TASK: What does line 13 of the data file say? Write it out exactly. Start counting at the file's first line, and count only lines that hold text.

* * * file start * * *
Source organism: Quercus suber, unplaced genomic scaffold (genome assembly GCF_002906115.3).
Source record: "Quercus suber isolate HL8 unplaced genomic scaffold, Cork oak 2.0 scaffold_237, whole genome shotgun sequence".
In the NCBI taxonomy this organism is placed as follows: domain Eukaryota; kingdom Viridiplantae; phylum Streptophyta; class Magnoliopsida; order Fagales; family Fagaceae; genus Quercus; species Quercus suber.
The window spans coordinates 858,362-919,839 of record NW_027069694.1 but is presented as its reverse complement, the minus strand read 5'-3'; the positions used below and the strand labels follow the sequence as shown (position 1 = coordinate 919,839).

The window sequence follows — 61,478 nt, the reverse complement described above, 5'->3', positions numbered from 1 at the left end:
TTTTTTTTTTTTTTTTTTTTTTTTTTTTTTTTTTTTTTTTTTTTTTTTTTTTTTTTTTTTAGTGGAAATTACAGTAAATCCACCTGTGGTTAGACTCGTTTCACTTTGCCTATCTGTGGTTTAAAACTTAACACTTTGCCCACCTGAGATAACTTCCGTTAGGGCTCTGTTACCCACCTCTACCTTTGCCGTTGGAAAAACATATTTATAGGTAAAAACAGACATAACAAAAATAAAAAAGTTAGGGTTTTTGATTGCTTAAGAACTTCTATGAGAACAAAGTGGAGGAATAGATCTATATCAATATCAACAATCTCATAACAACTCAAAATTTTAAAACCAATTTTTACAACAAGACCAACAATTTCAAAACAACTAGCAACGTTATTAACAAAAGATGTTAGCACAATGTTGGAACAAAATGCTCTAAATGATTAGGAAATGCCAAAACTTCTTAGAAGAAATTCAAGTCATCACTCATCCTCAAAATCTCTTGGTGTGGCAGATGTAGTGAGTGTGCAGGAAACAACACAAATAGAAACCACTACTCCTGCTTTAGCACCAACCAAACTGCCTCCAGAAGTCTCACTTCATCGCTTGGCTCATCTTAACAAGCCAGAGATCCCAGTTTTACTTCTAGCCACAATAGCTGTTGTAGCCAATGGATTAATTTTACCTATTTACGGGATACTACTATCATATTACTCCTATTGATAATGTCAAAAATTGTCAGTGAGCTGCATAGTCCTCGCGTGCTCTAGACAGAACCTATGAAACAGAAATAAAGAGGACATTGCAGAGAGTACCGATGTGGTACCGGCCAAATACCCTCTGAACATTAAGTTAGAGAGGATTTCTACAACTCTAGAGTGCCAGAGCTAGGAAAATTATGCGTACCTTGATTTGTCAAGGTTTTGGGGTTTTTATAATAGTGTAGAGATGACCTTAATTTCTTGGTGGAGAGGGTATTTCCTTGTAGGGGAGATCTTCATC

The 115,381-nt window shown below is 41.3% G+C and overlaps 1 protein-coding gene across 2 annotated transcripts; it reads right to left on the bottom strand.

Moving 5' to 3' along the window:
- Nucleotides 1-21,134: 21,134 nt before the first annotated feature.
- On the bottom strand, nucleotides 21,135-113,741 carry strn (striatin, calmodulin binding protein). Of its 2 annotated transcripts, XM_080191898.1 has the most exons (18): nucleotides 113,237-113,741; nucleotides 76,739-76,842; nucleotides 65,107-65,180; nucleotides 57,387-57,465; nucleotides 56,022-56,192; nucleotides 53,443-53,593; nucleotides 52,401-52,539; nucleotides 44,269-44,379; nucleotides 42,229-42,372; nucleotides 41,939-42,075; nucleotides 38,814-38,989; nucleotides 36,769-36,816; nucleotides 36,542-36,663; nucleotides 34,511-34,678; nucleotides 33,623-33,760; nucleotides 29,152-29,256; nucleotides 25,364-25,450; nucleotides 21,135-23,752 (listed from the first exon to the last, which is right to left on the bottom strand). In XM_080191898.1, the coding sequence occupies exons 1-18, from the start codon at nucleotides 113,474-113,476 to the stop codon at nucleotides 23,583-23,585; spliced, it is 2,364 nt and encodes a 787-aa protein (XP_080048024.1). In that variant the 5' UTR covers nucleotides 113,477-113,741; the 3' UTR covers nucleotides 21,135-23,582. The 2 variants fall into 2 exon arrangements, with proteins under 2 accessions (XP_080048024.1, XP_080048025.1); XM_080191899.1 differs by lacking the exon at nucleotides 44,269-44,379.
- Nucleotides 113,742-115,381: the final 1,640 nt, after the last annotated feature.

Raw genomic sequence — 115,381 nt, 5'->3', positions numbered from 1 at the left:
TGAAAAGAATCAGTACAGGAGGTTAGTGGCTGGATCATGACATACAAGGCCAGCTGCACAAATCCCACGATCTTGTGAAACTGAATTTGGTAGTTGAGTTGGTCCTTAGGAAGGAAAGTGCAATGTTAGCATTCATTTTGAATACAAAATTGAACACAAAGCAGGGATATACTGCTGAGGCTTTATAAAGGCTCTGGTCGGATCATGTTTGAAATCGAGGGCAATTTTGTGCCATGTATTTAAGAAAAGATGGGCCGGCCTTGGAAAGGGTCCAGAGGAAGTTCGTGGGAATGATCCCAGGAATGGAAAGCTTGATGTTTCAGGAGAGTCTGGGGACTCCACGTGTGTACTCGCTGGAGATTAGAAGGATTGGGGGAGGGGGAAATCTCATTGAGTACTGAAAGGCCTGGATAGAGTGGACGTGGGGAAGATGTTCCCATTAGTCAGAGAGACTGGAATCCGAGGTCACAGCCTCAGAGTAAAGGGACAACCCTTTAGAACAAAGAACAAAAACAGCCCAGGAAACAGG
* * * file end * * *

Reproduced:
TGAAAAGAATCAGTACAGGAGGTTAGTGGCTGGATCATGACATACAAGGCCAGCTGCACAAATCCCACGATCTTGTGAAACTGAATTTGGTAGTTGAGTTGGTCCTTAGGAAGGAAAGTGCAATGTTAGCATTCATTTTGAATACAAAATTGAACACAAAGCAGGGATATACTGCTGAGGCTTTATAAAGGCTCTGGTCGGATCATGTTTGAAATCGAGGGCAATTTTGTGCCATGTATTTAAGAAAAGATGGGCCGGCCTTGGAAAGGGTCCAGAGGAAGTTCGTGGGAATGATCCCAGGAATGGAAAGCTTGATGTTTCAGGAGAGTCTGGGGACTCCACGTGTGTACTCGCTGGAGATTAGAAGGATTGGGGGAGGGGGAAATCTCATTGAGTACTGAAAGGCCTGGATAGAGTGGACGTGGGGAAGATGTTCCCATTAGTCAGAGAGACTGGAATCCGAGGTCACAGCCTCAGAGTAAAGGGACAACCCTTTAGAACAAAGAACAAAAACAGCCCAGGAAACAGG